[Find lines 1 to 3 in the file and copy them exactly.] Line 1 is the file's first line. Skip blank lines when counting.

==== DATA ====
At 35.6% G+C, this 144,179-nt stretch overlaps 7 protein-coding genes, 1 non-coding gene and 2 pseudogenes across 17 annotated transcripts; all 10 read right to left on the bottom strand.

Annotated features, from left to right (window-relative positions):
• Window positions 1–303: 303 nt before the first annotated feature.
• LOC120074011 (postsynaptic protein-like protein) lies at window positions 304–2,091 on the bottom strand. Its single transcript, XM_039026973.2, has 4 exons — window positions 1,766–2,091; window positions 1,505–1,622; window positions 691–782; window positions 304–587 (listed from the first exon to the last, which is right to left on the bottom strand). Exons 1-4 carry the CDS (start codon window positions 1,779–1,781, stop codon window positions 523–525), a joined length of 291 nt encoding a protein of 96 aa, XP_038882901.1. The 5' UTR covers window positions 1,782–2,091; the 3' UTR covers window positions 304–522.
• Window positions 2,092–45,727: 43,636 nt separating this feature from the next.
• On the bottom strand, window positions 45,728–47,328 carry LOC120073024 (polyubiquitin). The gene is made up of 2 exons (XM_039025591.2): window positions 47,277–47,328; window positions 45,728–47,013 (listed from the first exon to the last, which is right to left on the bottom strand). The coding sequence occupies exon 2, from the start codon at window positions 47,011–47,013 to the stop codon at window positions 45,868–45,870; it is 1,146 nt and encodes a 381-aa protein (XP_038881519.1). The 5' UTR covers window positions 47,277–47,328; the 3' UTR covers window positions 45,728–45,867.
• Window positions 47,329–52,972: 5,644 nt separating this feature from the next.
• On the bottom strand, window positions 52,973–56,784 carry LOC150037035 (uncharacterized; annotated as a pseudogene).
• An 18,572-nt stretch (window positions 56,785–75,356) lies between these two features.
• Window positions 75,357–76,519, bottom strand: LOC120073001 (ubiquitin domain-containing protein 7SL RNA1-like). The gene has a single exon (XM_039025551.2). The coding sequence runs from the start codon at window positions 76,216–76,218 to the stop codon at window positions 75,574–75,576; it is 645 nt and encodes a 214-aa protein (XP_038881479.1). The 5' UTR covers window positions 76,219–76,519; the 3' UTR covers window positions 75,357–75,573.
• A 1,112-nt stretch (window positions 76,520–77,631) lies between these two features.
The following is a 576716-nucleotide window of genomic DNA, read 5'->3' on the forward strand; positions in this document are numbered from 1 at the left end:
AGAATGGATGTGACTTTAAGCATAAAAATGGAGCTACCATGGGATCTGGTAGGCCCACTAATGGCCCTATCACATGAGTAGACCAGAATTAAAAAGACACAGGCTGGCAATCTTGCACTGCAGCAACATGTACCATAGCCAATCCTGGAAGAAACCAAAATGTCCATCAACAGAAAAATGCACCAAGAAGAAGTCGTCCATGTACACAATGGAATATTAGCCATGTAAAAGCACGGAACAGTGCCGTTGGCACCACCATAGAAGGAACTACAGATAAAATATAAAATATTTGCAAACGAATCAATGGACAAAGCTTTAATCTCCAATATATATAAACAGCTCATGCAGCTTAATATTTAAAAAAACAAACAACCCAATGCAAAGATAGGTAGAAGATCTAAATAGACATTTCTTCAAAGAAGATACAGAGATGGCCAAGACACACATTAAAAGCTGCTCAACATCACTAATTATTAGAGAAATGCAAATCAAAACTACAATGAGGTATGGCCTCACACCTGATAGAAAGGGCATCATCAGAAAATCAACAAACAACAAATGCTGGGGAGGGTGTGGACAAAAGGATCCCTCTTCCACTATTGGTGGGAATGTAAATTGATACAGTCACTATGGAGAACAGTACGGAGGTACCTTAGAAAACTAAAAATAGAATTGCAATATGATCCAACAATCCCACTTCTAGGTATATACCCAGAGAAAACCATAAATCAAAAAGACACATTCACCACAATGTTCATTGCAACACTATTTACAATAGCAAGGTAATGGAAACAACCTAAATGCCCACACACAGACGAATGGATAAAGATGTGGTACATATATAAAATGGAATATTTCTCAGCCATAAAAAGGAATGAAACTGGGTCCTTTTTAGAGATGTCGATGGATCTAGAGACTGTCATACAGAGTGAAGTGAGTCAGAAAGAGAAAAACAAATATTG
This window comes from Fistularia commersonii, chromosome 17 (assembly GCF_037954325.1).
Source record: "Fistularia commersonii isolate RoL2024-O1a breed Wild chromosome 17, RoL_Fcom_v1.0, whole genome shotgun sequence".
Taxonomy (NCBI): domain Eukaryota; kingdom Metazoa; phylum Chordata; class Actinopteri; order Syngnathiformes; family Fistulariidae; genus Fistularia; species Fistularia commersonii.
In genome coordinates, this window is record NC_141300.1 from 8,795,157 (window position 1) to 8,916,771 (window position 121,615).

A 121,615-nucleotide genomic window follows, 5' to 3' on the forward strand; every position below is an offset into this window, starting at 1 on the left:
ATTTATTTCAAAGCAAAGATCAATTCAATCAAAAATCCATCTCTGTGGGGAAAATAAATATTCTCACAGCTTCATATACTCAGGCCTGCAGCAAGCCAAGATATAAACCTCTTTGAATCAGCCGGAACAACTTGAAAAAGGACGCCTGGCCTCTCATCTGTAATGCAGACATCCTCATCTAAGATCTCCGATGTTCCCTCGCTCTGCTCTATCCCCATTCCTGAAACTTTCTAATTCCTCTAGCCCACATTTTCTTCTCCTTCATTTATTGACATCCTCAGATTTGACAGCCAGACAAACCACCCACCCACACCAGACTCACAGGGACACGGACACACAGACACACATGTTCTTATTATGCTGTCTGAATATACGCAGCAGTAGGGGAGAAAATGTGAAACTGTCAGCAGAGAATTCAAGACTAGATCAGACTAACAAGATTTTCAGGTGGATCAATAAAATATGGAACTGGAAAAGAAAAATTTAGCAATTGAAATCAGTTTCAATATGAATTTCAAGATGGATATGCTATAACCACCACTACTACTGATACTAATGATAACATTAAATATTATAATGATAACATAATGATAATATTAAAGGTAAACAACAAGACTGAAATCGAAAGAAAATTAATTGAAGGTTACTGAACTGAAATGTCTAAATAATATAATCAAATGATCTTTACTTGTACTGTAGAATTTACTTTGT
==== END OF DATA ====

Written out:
At 35.6% G+C, this 144,179-nt stretch overlaps 7 protein-coding genes, 1 non-coding gene and 2 pseudogenes across 17 annotated transcripts; all 10 read right to left on the bottom strand.

Annotated features, from left to right (window-relative positions):
• Window positions 1–303: 303 nt before the first annotated feature.